Most warranties use “named component coverage” to let you know exactly what is covered by the plan. This means a car component that is covered by the warranty will be explicitly mentioned in the contract. If a component isn’t listed, it isn’t covered. You can also find “exclusionary coverage” plans. Exclusionary coverage will have a list of components that are not covered by the warranty, and anything not specifically excluded in the contract will be covered. You should carefully review any warranty before signing a contract to make sure it’s covering everything you need. Note that warranties will not cover “consumables” such as brake pads, and tires. These components are designed to wear out and be replaced regularly.

In addition to repairs, many CPO and 3rd party extended warranties also offer benefits such as towing and roadside assistance in the event your car breaks down or runs out of gas. Some warranties offer rental car coverage while your car is being repaired. These benefits will depend on your specific warranty.

Deductibles - Warranty plans often have deductibles. Just like other forms of insurance (that’s basically what an extended warranty is) you may be required to pay a set amount of money out of pocket each time you use the warranty. This is the deductible. While some plans don’t have deductibles, most do. There are two types of deductibles - Per Visit Deductibles and Per Repair Deductibles.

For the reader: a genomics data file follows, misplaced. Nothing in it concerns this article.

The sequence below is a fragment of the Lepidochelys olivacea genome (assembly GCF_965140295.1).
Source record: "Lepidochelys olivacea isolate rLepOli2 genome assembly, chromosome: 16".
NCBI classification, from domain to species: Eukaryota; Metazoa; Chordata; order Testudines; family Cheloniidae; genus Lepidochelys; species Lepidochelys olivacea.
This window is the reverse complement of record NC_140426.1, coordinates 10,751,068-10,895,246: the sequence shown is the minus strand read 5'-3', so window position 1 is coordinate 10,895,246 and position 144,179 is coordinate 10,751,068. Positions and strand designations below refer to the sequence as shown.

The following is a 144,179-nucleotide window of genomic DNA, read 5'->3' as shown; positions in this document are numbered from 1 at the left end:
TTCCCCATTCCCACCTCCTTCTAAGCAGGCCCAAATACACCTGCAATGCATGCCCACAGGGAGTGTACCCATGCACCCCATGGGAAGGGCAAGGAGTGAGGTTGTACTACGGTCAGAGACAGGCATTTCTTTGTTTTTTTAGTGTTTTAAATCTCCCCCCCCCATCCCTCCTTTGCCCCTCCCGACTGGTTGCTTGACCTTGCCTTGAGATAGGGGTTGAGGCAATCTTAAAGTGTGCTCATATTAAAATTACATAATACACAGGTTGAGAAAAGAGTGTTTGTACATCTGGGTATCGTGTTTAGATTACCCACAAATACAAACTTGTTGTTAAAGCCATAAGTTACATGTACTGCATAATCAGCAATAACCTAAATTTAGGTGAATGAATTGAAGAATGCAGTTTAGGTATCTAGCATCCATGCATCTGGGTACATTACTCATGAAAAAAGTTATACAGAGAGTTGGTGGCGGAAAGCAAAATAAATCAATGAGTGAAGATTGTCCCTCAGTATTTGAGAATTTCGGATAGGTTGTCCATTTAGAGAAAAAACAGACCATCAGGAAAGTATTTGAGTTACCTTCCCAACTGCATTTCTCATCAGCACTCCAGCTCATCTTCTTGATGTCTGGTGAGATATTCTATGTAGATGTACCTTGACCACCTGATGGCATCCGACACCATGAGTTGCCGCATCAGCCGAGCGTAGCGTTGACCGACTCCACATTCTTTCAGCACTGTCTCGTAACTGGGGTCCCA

Per visit deductible means you only pay the deductible one time per visit to the mechanic under the warranty. So if your deductible is $100, you only pay $100 out of pocket no matter how many repairs are made during that visit.

Per Repair means you will pay the deductible for each thing being repaired. If you have four parts that need fixing, you’ll pay the deductible four times. That means $400 out of pocket.

Where to get Repaired - Warranties vary on where you can have repair work done under the warranty. CPO warranties will require you to have the work done at a manufacturer’s franchised dealer service department. 3rd party warranties have a wider range of options depending on the company and plan you purchase. Some warranty companies may require you to have the repairs done only at shops on an approved list of mechanics, while other warranties will permit you to take the car to any shop you choose as long as it’s a properly licensed facility.  

Payment to Repair Shop - Once repairs are made to your car, the shop will need to get paid. As with everything else, how the shop gets paid depends on the type of warranty you have. Manufacturer backed CPO warranties will pay the franchised dealer service shop directly. With third party warranty companies, some will pay the shop directly for the repairs, while others may require you to pay the shop out of pocket and submit receipts to the warranty company for reimbursement. If you can, try to choose a warranty that will pay the shop directly.

As you can see, there are various warranty coverage options available when you purchase a used car. It can be great insurance that saves you money in the event of unforeseen problems. Just make sure you carefully review any plan before you purchase to make sure it’s the right one for your budget and needs.


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Our nationwide network of inspectors have years of experience determining evidence of previous repairs using our proprietary procedure specifically designed to ensure accuracy They employ both a trained eye and the latest paint metering technology to give you the most accurate and objective previous repair report available.